Earlier this year, the CFO of a company I work with opened an urgent email from his boss, the CEO, who we’ll call Sally. The CEO was out on the golf course and forwarded a vendor inquiry to the CFO, who we’ll call Harry. In the message, the vendor asked Sally when it would receive payment for an overdue invoice. Sally had simply added a single line to the top of the message: “Why hasn’t this been paid? Let’s resolve ASAP.”
Harry found no record of the invoice in the company’s system but recognized the urgency in Sally’s note. These one-line emails were the hallmark of when she was angry and there was no worse time to get her upset than when she was out on the golf course. Harry rushed the invoice through the system and replied to Sally that the invoice was being paid immediately by wire transfer. Thirty minutes later, the transfer was complete, and the $185,000 invoice was paid.
Harry bumped into Sally later that afternoon and told her that everything was resolved. Sally had no idea what Harry was talking about. It was at that moment that Harry realized that he had fallen victim to a spear phishing attack. The money was long gone.
The Next Step After Being Victimized
Sally brought in CDW to help investigate the incident and improve the company’s security controls. After some digging, we found that an outside attacker had compromised Sally’s email account by discovering her email address in a credential dump from an unrelated online shopping website. Sally used the same password for her work email and this site, and the attacker had been monitoring her email for months, learning Sally’s communication style and the people she regularly worked with. The attackers also watched her calendar, waiting for the right moment to strike. Sally’s golf outing seemed to be the perfect opportunity, and it worked.
We can all learn from stories like this one. Here are a few tips that can help firms across industries shore up their security controls to protect against similar spear phishing attacks:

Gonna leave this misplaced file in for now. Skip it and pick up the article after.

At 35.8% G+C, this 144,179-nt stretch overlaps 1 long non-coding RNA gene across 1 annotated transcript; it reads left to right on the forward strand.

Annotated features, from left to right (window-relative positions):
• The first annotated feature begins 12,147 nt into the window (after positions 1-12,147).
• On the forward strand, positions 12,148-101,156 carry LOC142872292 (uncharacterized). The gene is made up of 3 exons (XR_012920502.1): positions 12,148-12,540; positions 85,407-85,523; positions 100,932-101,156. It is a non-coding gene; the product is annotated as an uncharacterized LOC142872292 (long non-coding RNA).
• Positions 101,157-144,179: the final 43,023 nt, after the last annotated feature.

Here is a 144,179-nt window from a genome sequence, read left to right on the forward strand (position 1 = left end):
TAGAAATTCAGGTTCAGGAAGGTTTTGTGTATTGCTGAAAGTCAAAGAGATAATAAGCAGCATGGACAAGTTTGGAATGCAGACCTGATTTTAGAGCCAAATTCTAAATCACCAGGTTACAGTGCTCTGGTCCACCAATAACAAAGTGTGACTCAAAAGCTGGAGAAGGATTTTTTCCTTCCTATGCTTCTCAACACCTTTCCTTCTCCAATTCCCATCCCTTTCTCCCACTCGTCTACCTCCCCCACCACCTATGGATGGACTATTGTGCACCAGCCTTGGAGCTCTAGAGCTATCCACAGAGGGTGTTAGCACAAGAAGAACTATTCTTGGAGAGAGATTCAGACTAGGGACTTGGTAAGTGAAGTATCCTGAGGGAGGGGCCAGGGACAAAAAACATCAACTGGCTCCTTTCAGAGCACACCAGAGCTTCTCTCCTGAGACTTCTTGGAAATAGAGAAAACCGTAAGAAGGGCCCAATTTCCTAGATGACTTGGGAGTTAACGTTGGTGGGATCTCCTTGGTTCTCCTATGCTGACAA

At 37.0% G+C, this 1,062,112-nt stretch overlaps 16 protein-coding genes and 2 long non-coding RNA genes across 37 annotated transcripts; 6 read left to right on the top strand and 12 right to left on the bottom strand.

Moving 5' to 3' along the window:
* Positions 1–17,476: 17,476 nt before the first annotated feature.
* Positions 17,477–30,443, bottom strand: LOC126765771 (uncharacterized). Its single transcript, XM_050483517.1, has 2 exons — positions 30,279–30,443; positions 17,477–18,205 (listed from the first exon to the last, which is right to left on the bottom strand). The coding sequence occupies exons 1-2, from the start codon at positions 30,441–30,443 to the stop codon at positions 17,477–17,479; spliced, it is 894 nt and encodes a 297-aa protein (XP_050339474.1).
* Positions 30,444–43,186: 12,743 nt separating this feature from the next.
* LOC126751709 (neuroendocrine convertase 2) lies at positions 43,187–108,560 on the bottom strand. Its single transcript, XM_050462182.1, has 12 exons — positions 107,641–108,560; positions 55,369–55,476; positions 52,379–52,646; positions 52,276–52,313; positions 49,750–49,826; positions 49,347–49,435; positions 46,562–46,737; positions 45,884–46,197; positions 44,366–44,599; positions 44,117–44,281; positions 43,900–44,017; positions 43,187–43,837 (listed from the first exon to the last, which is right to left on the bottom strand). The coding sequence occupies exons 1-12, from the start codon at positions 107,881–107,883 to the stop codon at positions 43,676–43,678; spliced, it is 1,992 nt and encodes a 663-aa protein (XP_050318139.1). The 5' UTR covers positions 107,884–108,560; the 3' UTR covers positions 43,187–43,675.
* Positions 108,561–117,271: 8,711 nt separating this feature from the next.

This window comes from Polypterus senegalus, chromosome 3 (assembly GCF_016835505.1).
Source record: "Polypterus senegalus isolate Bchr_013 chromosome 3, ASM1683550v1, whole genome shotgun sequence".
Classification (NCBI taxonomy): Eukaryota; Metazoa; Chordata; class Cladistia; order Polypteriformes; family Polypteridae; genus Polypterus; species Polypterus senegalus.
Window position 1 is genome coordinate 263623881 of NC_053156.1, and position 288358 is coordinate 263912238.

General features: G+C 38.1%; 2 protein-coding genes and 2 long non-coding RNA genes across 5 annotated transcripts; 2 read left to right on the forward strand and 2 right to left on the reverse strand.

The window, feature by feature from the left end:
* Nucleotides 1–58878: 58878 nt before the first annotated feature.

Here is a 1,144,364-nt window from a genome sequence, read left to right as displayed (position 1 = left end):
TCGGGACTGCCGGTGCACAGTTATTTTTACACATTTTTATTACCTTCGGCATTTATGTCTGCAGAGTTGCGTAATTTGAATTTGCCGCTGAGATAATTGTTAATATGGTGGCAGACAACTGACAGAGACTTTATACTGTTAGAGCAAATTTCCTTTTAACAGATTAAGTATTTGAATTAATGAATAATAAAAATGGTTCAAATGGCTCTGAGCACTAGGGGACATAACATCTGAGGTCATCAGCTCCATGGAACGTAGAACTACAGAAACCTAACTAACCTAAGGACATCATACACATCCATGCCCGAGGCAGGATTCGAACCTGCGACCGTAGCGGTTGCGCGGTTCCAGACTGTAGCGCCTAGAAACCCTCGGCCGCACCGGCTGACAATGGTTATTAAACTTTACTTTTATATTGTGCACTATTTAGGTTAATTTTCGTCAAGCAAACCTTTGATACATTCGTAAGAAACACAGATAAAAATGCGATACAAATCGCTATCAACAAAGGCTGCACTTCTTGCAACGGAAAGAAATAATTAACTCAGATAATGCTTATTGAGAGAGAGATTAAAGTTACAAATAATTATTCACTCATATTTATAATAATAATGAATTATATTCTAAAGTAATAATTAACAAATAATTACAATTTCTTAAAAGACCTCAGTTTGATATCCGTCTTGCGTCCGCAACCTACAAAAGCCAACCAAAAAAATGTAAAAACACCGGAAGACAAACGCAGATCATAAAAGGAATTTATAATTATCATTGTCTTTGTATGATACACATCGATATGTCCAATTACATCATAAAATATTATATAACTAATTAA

- Implement enhanced security awareness training. Most firms already have some type of security training, but many are woefully out of date. Modern awareness training programs should incorporate simulated phishing attacks. Users who fall victim to an attack should be sent directly into a training program to help them improve their phishing-detection skills.
- Use password vaults. CDW provides employees with access to the Keeper password vault for both personal and private use. These programs encourage the use of unique passwords for every account a user possesses — and keep corporate credentials out of password dumps.
- Update business processes. Sensitive business processes, such as financial transactions and human resources actions, should always follow formal processes, without exception. Accounts payable teams should never process financial transactions received by phone or email and instead rely on a consistent, reliable invoice intake and validation procedure.
CDW worked with Sally’s firm to implement all three of these security controls, and the company saw a marked improvement in its approach to cybersecurity. When CDW first ran a simulated phishing attack, 80 percent of employees receiving the messages clicked on the fake phishing link.
The repeated use of these tests and remedial training worked: In the most recent test, less than 12 percent of employees fell victim to the attack, and many reported the attempted phishing message to the IT team, allowing the security team to stop the attackers in their tracks.
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